How to Rust Wedges (In Minutes!)

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Golfers are always looking for ways to generate more spin with their wedges, making it easier to stop the ball on the green with approach shots.

The grooves on the clubface influence spin more than anything. However, some golfers believe that rust on the face can produce more friction against the ball for extra spin.

In this article, you’ll learn how to rust wedges. Also, find out whether rusty wedges actually spin more, or if it’s simply a golf myth!

How to Rust Wedges

To rust wedges, the club head must be raw steel without chrome plating. Firstly, mix a solution of hydrogen peroxide, white vinegar, and table salt. Then, spray the mixture onto the club head. This will rapidly speed up the rusting process, and the club head will begin rusting within seconds.

how to rust wedges quickly

How to Rust Wedges Quickly

The vast majority of wedges in the marketplace feature nickel chrome plating that prevents the club from developing a thin layer of rust.

However, some club heads are manufactured in raw steel without chrome plating. These will rust over time, which softens feel, reduces glare, and can even increase spin.

While raw club heads will rust naturally over months and years of exposure to air and water, there is a way to fast-track the rusting process to several minutes.

Firstly, mix a solution of the following ingredients:

  • 16oz hydrogen peroxide
  • 2oz white vinegar
  • 1/2 tablespoon of salt

Then, simply spray the solution on the club head. In just a few minutes, the raw steel club head will begin to develop a rust layer, which will darken over time to a beautiful patina.

PRO TIP: Apply a layer of electrical tape to the areas on the club head that you don’t want to rust immediately.

Benefits of Using a Rusty Wedge

Rusty wedges are mainly an aesthetic choice for golfers who prefer their club heads to develop a patina over time, with a “worn” look.

However, there are two main benefits of using rusty wedges:

  • Reduces glare: When the club is resting behind the ball, a shiny chrome-plated finish can reflect the sunlight — which can be distracting. On the other hand, a rusted clubface will absorb the sunlight, making it easier to focus on the shot.
  • More spin in wet conditions: According to studies by TaylorMade, raw clubfaces spin more than chrome-plated clubfaces in wet conditions. This is due to the inherent roughness of raw steel compared to chrome, which helps preserve friction between the clubface and ball.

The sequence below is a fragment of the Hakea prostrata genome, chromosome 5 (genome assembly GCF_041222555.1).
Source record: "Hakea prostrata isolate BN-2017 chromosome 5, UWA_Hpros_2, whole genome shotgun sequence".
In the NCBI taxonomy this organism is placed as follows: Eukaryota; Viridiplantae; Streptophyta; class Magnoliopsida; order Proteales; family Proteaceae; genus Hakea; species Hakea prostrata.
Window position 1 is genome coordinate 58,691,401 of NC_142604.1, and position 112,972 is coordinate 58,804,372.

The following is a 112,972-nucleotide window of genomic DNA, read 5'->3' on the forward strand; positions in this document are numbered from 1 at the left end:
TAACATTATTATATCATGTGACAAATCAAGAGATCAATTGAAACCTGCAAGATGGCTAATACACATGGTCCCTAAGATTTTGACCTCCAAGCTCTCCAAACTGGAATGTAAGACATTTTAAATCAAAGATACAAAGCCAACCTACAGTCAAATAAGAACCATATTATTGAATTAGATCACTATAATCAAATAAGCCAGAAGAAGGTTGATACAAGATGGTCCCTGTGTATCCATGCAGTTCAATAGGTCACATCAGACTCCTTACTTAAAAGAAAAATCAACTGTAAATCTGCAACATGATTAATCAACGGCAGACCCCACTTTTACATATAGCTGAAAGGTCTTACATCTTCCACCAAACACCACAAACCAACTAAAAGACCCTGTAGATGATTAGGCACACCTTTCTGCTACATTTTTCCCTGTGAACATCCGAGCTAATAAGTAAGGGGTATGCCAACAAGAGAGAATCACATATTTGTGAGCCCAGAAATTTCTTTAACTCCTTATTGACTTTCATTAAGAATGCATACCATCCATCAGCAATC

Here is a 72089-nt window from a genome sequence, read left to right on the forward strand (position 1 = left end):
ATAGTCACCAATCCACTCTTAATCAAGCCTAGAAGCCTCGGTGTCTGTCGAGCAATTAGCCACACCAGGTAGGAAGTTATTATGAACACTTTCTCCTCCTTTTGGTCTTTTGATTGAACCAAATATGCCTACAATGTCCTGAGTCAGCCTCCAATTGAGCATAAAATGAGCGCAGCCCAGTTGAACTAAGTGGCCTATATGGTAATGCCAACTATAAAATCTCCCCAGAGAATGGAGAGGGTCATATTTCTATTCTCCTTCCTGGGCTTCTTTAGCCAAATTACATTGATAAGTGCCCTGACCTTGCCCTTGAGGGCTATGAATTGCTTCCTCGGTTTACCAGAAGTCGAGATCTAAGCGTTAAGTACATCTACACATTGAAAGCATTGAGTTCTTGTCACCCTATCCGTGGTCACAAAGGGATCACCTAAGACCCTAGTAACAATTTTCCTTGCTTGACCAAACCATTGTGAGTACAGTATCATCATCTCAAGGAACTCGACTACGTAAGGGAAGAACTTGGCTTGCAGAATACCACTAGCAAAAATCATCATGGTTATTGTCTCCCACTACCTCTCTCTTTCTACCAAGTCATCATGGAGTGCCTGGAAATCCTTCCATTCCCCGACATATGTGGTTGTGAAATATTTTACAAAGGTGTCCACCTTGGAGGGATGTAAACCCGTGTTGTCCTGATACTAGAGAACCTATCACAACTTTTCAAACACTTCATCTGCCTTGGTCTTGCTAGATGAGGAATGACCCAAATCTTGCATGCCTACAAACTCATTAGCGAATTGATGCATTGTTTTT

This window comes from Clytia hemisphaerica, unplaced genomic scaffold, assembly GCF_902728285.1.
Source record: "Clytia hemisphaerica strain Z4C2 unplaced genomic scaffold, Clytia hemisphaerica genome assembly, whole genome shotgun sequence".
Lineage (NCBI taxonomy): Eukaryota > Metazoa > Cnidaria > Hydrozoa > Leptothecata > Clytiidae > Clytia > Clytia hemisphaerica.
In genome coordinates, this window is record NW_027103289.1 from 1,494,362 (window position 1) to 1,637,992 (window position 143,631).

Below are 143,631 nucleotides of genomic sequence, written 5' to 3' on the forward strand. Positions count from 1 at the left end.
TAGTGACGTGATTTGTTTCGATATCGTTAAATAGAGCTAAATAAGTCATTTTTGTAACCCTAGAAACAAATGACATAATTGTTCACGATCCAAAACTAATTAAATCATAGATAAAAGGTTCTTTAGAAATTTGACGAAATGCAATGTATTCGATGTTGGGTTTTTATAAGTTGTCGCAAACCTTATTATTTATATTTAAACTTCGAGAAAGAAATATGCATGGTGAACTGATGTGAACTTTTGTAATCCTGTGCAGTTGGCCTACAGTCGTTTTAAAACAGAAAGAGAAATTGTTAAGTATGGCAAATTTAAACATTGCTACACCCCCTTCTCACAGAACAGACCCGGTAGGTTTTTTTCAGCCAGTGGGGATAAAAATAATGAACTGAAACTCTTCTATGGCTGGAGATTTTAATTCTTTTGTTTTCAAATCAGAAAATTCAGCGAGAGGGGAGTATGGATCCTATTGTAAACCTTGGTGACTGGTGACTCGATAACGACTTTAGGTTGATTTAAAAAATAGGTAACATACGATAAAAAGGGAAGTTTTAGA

Do Rusty Wedges Spin More?

According to a study by TaylorMade, there is very little difference in spin performance between raw wedges and chrome-plated wedges in dry conditions. However, raw wedges performed with better spin than chrome wedges in wet conditions.

With chrome wedges, there was a 50% reduction in spin levels in wet conditions. But with raw wedges, there was only a 25% reduction.

The reason for this performance improvement is “the inherent roughness of raw steel compared to chrome, which helps preserve friction between the clubface and the ball”.

Regardless, the difference in spin rates between raw and chrome wedges is minute for amateur golfers. Instead, rusting should be largely an aesthetic decision.

Do Pros Use Rusty Wedges?

Tour players have long preferred raw wedges, for the benefits stated above. The raw finish also enables the sole grind to be altered depending on course conditions.

In this video by PGA Tour, they explore Jordan Spieth’s preference for rusty wedges over a chrome-plated finish. In 2015, he used a tour-only model of Vokey SM5 wedges with a raw finish, which later became available for retail.

Justin Thomas is another professional golfer who prefers a rusted finish on his wedges, check out his 2019 bag of raw Vokey SM7s below:

do pros use raw wedges
Justin Thomas’ winning set of raw Vokey SM7 wedges in 2019, with custom wedge stamping


To rust wedges quickly at home, simply mix a solution with the following ingredients:

  • 16oz hydrogen peroxide
  • 2oz white vinegar
  • 1/2 tablespoon of salt

Spray the solution onto the club head, and watch a layer of rust develop in minutes!

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Hailing from the South West of England, Jake has been playing golf for over a decade. He founded Pitchmarks with the aim of helping everyday golfers like himself learn more about the game, through instructional content and honest gear reviews. He has a degree in Architecture and a passion for golf course design, along with a lofty goal to play the world's top 100 courses.